In the US, Samsung has announced three new 3D TVs, one of which, the LED C8000 Series, is the world’s largest 3D-capable set.

The TV has a 65-inch screen, Precision Dimming technology, 240Hz refresh rate technology, dynamic 8,000,000:1 contrast ratio and WiFi capabilities. It costs $6000 (£3850) and will be available later this month.

Second-in-command is the Plasma 680 Series, which features HD 1080p resolution, 600Hz Subfield Motion, and is also 3D-ready. It's available in 50- or 58-inch screen sizes, costing $1600 (£1025) and $2300 (£1474) respectively.

One lower-end 3D TV, part of the Plasma 490 series, rings up at just over $1000 (£650) - an extremely low price point for a category that was barely on the map in 2009.

Samsung claims that it holds 80 per cent of the 3D TV marketshare. In 2009, it was the first to deliver text-based RSS feeds on news and stock info to TVs. And later in 2009, it added widgets to its TVs - like Flickr, Twitter and Yahoo News.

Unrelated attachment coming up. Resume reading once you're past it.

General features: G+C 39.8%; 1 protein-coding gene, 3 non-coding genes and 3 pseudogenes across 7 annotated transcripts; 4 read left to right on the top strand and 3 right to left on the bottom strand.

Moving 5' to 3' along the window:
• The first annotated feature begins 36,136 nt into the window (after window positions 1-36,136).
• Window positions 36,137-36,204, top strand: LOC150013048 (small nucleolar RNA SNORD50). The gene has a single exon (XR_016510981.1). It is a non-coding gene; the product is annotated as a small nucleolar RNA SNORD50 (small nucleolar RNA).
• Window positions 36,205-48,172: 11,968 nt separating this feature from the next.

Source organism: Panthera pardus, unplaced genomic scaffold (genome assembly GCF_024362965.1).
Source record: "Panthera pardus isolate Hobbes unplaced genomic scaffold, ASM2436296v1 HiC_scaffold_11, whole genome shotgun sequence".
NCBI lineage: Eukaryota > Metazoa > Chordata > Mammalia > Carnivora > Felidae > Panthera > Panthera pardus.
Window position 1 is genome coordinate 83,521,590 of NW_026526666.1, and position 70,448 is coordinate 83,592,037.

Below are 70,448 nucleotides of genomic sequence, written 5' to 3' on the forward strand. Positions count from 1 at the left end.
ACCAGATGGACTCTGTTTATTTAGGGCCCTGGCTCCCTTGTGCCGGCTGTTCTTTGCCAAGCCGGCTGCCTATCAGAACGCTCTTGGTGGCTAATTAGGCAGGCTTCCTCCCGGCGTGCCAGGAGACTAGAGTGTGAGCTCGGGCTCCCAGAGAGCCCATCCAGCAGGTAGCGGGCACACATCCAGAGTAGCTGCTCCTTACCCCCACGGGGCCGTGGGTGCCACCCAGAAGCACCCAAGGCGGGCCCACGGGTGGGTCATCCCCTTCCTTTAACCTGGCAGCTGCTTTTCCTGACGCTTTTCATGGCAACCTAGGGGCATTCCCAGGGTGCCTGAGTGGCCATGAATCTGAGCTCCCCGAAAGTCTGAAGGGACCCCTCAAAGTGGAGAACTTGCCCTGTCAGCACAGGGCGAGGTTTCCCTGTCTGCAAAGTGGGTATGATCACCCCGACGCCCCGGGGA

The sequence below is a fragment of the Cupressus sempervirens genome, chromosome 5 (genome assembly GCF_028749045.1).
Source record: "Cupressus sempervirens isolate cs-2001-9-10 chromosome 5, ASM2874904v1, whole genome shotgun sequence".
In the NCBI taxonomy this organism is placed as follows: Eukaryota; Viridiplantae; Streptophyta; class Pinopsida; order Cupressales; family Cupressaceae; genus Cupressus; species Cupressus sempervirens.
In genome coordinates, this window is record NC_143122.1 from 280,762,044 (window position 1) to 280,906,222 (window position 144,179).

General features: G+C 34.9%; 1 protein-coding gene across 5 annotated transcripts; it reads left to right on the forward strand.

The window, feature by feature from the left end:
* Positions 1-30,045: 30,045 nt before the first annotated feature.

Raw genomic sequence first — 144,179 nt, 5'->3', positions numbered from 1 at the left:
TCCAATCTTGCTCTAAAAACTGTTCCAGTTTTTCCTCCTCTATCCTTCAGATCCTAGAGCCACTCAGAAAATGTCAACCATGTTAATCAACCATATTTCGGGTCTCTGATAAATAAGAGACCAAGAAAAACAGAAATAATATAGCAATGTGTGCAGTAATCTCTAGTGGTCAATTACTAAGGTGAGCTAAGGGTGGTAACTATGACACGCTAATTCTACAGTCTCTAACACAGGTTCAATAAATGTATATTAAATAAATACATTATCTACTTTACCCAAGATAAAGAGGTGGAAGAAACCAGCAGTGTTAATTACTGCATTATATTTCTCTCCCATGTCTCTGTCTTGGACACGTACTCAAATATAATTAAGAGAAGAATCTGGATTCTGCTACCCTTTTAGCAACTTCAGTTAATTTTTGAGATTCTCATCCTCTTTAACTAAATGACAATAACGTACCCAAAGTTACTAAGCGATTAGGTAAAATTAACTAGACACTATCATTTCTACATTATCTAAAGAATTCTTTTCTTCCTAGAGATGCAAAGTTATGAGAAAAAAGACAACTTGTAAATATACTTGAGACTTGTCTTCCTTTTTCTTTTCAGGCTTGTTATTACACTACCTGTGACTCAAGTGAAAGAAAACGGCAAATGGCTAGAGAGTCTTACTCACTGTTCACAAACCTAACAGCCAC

This year, in 2010, Samsung introduced its apps market, featuring 100 apps in the US to date (expected to grow to around 200 by year's end). It also believes that by 2011, 3D TVs will make up 70 per cent of the 40-inch and larger TV category.

With a Samsung TV, users can make video calls using Skype, browse Google apps, connect with friends on Facebook and watch Hulu plus. “It’s all about the apps”, said Eric Anderson, VP of Content and Product Solution for Samsung. 

See also how the British apps market is maturing in Pocket-lint's exclusive chat with Samsung's UK content manager Darren Petersen.